Many of us grew up playing the board game Monopoly. Park Place is the second most expensive property on the board, and has the highest rents and mortgage value — sound familiar?
Victoria has put a new twist on this, and designated certain parks for our most vulnerable to seek shelter.
The City of Victoria continues to address our homelessness crisis, which has not been simple, particularly during a global pandemic. This has been extremely controversial, especially as it relates to our cherished Beacon Hill Park.
It seems that many residents are opposed to city parks being used for sheltering, and yet others are not. Some communities have really stepped up, and others have not.
Let’s be realistic. We’re all living in unprecedented times, and while many of us are housed, we still have many who are not. While the pandemic has stolen the spotlight this past year, issues such as homelessness and the opioid crisis must remain a priority.
If you look at the number of people dying on our streets throughout Canada, you quickly realize this can’t continue.
Meeting filmmaker Krista Loughton several years ago certainly helped me understand more than I ever knew about the issue of homelessness, and the challenges we all face in order to eradicate the problem.
Her documentary film titled Us and Them moved me to the point of sponsoring a screening in my old hometown of Red Deer, Alta., in 2017.
Homelessness redefines vulnerability. Whenever I think of, or see, our street neighbours I’m reminded of the outstanding work of Brene Brown, the author of Daring Greatly.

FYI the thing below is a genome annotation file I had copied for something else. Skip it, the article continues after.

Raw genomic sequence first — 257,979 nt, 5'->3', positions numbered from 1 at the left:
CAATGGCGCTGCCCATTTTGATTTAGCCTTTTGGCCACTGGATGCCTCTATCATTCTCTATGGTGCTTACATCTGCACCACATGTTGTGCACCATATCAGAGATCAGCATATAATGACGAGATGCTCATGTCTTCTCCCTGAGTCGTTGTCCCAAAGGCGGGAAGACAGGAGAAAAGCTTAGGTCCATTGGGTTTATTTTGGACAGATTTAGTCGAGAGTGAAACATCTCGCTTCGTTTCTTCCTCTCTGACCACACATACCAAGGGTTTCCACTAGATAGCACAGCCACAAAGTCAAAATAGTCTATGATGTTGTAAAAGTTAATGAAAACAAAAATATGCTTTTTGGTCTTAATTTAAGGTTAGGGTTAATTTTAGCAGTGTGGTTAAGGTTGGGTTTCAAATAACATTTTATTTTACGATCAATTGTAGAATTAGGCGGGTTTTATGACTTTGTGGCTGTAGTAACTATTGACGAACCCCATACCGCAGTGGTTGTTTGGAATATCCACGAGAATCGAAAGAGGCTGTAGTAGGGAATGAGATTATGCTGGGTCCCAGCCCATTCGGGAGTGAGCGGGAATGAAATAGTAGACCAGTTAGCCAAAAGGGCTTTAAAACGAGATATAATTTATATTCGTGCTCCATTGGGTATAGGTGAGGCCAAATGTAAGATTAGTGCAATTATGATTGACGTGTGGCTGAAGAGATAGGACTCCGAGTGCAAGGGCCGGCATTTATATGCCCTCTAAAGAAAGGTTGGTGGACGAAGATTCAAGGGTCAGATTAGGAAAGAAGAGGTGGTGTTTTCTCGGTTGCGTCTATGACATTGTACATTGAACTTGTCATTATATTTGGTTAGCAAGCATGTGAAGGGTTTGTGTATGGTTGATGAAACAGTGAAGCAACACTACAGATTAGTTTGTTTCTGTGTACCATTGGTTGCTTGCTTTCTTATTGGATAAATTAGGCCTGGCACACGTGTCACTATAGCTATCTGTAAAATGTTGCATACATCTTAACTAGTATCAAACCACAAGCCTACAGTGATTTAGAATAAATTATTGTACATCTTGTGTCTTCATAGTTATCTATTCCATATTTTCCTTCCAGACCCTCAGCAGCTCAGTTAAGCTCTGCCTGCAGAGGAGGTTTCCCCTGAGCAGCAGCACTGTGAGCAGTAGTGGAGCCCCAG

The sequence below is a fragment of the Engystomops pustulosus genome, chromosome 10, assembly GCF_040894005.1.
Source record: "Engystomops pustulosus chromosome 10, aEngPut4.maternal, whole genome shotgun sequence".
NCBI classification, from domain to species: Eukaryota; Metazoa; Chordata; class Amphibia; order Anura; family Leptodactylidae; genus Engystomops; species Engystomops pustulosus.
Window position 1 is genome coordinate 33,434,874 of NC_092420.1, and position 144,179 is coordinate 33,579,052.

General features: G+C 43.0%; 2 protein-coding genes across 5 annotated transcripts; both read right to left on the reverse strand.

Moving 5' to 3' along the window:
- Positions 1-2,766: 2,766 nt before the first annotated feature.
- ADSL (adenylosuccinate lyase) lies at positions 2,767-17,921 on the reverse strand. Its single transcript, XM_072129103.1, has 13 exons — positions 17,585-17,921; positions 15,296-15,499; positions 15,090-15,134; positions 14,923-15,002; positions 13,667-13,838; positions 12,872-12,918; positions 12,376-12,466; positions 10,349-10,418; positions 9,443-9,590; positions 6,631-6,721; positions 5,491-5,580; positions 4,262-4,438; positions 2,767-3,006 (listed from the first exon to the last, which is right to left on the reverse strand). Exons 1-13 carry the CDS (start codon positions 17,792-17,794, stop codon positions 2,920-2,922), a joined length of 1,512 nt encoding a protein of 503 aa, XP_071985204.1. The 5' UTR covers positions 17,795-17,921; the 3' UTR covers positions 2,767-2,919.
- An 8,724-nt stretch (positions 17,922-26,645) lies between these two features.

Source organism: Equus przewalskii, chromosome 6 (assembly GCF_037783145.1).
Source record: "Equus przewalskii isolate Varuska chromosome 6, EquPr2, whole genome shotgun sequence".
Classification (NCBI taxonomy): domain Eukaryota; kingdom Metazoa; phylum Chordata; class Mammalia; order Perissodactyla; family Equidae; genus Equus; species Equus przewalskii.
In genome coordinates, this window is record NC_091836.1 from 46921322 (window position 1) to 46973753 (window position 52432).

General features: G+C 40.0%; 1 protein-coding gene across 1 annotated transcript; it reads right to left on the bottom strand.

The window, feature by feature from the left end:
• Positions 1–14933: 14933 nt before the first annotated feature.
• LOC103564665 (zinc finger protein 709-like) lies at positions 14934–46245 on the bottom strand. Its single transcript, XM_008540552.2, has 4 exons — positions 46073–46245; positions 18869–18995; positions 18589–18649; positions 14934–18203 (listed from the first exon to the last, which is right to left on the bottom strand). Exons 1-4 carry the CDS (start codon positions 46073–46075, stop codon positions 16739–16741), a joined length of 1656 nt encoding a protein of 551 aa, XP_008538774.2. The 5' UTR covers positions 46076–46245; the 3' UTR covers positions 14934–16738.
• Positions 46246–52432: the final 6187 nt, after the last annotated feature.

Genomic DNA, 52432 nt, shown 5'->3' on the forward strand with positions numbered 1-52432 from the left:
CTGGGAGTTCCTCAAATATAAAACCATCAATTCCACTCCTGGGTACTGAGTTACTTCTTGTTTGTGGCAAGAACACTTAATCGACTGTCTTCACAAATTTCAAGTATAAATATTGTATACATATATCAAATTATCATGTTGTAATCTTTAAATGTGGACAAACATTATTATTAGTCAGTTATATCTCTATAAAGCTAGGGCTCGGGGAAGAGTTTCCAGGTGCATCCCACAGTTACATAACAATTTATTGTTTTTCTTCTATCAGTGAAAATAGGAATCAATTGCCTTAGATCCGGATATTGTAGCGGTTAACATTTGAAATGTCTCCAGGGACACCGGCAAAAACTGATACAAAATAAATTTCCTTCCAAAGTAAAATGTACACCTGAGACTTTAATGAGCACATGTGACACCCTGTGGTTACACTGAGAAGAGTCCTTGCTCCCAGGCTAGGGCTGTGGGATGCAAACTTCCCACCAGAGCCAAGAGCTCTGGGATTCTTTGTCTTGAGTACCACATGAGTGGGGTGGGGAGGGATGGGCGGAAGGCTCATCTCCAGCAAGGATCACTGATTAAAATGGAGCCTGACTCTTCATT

In her book, she outlines some fundamental ideals, including the first one that states: “Love and belonging are irreducible needs of all men, women, and children. We’re hardwired for connection — it’s what gives purpose and meaning to our lives. The absence of love, belonging, and connection always leads to suffering.”
With the news of the coronavirus vaccines rolling out, we might consider another injection — one laced with a good dose of compassion.
It’s sometimes those closest to the turmoil that can become hardened, such as those working in enforcement roles.
Recently, I witnessed the removal of one man’s property from Regatta Point Park in the Railyards, in Vic West. He was the lone occupant in the park, although his girlfriend joined him on occasion.
They were both clearly distressed, and it wasn’t long before residents called police. A few days later, about a half a dozen bylaw officers, and a police officer converged on the park and remedied the problem — or did they? There didn’t appear to be any mental-health workers in attendance.
How many of our street neighbours have we now displaced in our city?
Yes, in some cases it has been absolutely necessary, and maybe this was the case in the Railyards. The shelter he had meticulously constructed, taken apart and rebuilt on several occasions may not have been safe or in accordance with city regulations.
It was clearly evident that most of his belongings had been soaked by rain, and that he possessed a great deal of materials that had been strewn about the park. The man walked away with nothing, and I couldn’t help but wonder how we really helped this fellow human being.
We all know that one of the primary solutions is more housing, and there are certainly those working toward providing more shelter for those at risk. It’s also obvious that there are those that could be doing more, such as neighbouring communities.
While there are still ongoing concerns regarding public safety in and around some of our parks, and downtown, we must remember that our most vulnerable have no sense of place — they’re homeless.
They’re not all criminals and drug addicts, and they continue to struggle through these perilous times. It seems to me that we could all be better neighbours, especially those of us who are more privileged.
Steve Woolrich is a crime prevention practitioner and the principal of Rethink Urban’s collaborative focusing on community safety and well-being.